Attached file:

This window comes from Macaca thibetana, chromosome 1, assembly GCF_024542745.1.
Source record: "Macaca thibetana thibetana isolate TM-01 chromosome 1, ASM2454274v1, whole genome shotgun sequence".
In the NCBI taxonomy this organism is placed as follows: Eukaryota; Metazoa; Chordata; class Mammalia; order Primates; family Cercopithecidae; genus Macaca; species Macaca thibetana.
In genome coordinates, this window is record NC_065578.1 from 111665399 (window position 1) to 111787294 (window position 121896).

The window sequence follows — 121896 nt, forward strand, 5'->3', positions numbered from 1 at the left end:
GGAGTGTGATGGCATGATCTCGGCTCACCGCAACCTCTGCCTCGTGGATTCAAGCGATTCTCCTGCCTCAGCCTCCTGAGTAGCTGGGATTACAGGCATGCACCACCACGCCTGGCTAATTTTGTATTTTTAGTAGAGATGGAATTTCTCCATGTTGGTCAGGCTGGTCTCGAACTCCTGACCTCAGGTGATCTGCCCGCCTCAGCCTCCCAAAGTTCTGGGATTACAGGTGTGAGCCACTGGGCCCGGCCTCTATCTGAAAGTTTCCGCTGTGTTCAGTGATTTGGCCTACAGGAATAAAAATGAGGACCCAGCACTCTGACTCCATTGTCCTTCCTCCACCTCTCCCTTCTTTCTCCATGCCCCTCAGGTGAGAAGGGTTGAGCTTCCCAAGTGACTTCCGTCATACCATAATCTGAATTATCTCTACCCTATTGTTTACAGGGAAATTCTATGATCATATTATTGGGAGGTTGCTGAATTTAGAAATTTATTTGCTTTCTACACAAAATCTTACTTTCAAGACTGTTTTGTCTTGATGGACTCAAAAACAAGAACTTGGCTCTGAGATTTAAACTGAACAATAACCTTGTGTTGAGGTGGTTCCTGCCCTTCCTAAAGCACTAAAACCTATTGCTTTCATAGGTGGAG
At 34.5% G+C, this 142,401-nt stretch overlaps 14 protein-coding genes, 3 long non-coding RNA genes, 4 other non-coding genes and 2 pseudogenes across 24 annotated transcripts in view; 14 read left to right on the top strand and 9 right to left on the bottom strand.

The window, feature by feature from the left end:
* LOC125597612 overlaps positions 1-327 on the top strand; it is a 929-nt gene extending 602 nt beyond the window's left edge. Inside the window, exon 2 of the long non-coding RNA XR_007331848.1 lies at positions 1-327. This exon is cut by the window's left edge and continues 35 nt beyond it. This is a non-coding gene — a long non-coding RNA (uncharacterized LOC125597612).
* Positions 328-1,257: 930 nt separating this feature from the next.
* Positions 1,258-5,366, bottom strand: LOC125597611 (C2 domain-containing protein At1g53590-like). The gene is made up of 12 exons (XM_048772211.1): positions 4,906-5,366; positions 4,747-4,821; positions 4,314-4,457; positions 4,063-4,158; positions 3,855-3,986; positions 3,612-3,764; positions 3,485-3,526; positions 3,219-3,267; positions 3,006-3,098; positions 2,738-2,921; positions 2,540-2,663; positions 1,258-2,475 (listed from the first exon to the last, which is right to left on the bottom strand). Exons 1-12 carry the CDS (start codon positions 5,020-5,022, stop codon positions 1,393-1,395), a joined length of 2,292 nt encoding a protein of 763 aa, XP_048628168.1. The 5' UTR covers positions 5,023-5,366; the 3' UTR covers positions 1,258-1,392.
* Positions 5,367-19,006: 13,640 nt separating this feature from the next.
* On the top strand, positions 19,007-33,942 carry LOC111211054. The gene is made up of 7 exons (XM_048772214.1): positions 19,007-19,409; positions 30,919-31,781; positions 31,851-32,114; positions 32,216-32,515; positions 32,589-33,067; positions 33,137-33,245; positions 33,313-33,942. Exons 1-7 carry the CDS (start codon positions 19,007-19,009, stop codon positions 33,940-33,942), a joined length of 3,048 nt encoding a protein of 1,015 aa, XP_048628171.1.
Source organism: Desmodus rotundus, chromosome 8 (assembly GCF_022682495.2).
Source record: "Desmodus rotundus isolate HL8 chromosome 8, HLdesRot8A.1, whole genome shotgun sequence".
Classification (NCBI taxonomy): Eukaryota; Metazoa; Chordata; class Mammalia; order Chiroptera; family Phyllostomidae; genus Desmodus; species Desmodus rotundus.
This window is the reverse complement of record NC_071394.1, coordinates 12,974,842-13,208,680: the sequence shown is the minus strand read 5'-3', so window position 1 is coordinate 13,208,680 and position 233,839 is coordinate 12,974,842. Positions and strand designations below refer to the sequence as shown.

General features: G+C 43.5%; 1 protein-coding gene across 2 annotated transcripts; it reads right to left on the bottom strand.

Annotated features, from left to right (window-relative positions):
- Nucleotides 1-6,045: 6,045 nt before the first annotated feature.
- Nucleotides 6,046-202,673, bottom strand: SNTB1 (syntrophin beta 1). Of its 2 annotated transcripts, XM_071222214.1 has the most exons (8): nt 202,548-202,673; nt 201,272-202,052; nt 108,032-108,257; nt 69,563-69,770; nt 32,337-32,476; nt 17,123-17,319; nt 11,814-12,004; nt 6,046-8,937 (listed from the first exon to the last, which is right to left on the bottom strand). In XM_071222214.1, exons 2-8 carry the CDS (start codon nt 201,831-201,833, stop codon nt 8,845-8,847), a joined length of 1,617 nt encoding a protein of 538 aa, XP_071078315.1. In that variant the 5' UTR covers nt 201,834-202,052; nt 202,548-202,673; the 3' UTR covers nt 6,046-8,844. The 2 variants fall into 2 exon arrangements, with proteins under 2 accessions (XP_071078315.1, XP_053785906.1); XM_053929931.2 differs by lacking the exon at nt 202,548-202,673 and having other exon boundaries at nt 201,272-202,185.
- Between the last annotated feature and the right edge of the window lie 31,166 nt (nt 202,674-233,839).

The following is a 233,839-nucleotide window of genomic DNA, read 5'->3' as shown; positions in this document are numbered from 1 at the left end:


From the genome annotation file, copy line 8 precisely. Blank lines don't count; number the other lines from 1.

The window, feature by feature from the left end: